Apply Now
Home > News >

Model U.N. Prepares Students for Real-World Diplomacy

April 28th, 2010

By Erin Pradia; originally published in the PHC Herald, 4/16/10.

CONTACT:  David Halbrook
Patrick Henry College
(540) 441-8722
OfficeOfCommunications@phc.edu

2010 NMUN participants from Patrick Henry College. From L to R, Philip Greendyk, Joseph Gallop, Claire Spear, Alyssa Farah, David Personius, Mackenzi Siebert, Jonathan Roose, James Nelson, Natasha Malik, Russell York, Adam Fisher, Bethany Vehlow, Timothy Hrushka, Michelle Wright, Ryan Gilles, Noah Oberlander

At the annual Model United Nations Conference at the Marriott Marquis on Times Square in New York City in early April, Patrick Henry College received one of 30 Honorable Mention Delegation Awards. The closing ceremonies were held at the United Nations building in New York.

In recent years, the College has earned high honors at the conference, including winning the Outstanding Delegation Award in 2009, which is the highest award given at the United Nations simulation conference. Last year, the College was one of only 14 schools to be so recognized in a conference that included the London School of Economics, Catholic University of America, University of Cairo, University of Munich, California State Polytechnic University, Pepperdine University and Baylor University.

PHC senior Jonathan Roose (left on screen) serves as committee chairman

Senior Phil Greendyk says the PHC delegation was nonetheless satisfied with this year’s showing, especially in light of the fact that, while many previous PHC students served as Model UN delegates, this year’s contingent included 12 first-time participants out of 18 members.

“Additionally, this year we had four students in leadership positions within the conference, either chairing or rapporteuring for a committee, which is excellent,” Greendyk said. “You could argue that we took a bit of a different strategy this year, by being more influential in the administration of the conference.”

Seniors Jon Roose and Phil Greendyk and sophomore Natasha Malik served as the three head delegates for the PHC team. Roose and Malik received two of 20 chairman positions at the conference through a competitive interview process. Greendyk and senior Joseph Gallop received two of 50 rapporteur positions.

As Greendyk explains, the chairmen facilitate the simulation sessions under the directors of their committees. Rapporteurs edit resolutions and papers that a committee produces. Delegates must know how to tactfully implant their ideas into the minds of the other countries’ delegates. Since the Model UN prepares students for “real world” scenarios where their diplomatic skills are put to use, in these coveted leadership positions, Greendyk continues, delicate diplomacy is key.

Philip Greendyk and Natasha Malik, two of PHC's head delegates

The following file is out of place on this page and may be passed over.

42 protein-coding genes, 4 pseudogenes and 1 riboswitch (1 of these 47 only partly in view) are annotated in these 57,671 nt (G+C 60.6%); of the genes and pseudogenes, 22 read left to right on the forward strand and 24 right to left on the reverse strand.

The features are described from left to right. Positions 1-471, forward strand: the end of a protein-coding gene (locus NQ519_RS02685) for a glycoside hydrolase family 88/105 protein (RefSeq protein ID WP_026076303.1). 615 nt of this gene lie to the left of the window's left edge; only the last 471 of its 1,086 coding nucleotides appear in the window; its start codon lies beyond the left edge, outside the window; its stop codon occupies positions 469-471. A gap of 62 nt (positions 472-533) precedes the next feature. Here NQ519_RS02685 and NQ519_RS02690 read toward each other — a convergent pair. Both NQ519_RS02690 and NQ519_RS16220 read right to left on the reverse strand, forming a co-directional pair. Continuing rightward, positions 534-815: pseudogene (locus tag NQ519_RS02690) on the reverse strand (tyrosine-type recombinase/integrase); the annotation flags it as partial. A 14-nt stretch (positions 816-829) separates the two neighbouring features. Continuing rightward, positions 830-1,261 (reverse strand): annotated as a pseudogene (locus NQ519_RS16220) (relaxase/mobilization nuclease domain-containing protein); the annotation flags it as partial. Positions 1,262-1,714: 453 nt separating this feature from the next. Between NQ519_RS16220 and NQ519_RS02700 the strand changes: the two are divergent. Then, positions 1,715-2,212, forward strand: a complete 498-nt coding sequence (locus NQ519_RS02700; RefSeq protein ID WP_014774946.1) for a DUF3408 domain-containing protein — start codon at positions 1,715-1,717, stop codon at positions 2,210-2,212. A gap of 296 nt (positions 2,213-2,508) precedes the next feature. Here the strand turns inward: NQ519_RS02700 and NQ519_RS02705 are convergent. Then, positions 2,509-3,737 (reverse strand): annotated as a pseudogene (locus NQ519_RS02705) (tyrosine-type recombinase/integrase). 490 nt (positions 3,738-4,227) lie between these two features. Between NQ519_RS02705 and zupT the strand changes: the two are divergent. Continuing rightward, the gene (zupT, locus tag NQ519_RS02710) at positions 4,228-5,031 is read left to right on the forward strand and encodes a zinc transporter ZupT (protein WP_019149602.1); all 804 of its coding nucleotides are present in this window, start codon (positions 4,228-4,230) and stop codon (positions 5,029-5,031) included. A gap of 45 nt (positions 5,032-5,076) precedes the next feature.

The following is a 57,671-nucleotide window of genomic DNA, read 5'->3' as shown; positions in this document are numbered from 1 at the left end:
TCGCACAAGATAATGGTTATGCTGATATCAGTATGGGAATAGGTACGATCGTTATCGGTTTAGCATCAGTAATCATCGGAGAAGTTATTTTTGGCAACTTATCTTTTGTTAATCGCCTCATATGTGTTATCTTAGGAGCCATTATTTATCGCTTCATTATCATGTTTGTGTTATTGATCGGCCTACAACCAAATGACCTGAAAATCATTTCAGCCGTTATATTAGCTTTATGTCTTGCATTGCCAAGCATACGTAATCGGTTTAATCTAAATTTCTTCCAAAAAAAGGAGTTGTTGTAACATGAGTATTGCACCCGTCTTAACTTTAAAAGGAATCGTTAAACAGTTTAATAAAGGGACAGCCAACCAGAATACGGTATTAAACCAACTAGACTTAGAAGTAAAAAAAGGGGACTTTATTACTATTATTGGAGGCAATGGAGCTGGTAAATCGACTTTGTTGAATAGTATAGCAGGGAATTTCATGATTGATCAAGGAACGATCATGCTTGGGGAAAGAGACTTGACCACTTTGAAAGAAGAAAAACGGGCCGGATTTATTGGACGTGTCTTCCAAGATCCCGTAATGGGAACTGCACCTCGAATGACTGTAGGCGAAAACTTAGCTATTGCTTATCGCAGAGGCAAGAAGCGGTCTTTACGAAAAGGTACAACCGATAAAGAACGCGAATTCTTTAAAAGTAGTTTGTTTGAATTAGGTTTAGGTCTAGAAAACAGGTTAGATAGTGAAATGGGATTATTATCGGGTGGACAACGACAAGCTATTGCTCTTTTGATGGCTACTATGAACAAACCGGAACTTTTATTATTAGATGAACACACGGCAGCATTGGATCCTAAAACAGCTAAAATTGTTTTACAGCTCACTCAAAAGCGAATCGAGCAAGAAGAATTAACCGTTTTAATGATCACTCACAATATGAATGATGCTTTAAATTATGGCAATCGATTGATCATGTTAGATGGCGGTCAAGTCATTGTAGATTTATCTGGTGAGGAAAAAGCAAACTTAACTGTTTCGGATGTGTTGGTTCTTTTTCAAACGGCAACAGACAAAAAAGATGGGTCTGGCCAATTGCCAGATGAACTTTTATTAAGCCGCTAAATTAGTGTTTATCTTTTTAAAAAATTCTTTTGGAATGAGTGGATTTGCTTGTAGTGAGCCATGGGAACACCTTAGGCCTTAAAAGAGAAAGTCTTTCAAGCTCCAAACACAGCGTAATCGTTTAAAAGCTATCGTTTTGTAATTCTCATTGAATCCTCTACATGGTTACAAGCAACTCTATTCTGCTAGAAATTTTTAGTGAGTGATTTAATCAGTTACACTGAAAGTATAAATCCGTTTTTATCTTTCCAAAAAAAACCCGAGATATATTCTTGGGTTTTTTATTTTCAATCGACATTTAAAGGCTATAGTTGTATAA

Model United Nations is an academic simulation of the UN that gives students first-hand experience in multilateral diplomacy. It brings together students from a variety of different countries, backgrounds, and political views to discuss solutions to global issues such a nuclear proliferation and human trafficking. At the conference, students from across the globe represent delegations from different countries and serve in UN committees, such as the Security Council, the World Trade Organization, and the General Assembly. Acting as foreign diplomats, students are expected to remain in character, referring to each other only by country name. The contest helps students to better understand the purpose and methods of the UN -- which students from more conservative schools typically view with deep skepticism -- and to see global affairs from an international perspective. Such a perspective, says PHC Chancellor Dr. Michael Farris, is crucial to leaders in this day and age.

PHC's delegation hailed from "Luxembourg." By the table sign, Claire Spear and Timothy Hrushka

“Model UN stresses negotiation and diplomacy as opposed to debate and argumentation,” Greendyk said. “Delegates must have cogent arguments and a strong position on each issue, but argumentation doesn’t get very far in international relations.”

In addition to honing diplomacy skills, students learn to articulate conservative viewpoints in a diverse setting. “Working on committees with more than 200 individuals that come from various backgrounds and hold different worldviews is a challenge,” said Natasha Malik.

While the team views this year’s showing as successful, they seem to agree that there is plenty of room to grow.

“I think Model UN has barely scratched the surface of its educational potential,” added Roose.

The MUN team is grateful for the support they received to make this year’s conference possible.

”Our Model UN team raises its own money while teaching the new-comers all on our own. There is no way we would have gone on this trip without the generous donations of those who support the Model UN program,” Roose said. “The team is deeply indebted to them, and I speak for the whole team when I extend the most sincere ‘Thank You’ to them.”

Greendyk encourages students interested in furthering this opportunity to carry the torch in future generations, keeping the program strong.

“I’d like to thank all those who have helped in these roles in the past and kept the program alive,” Greendyk said.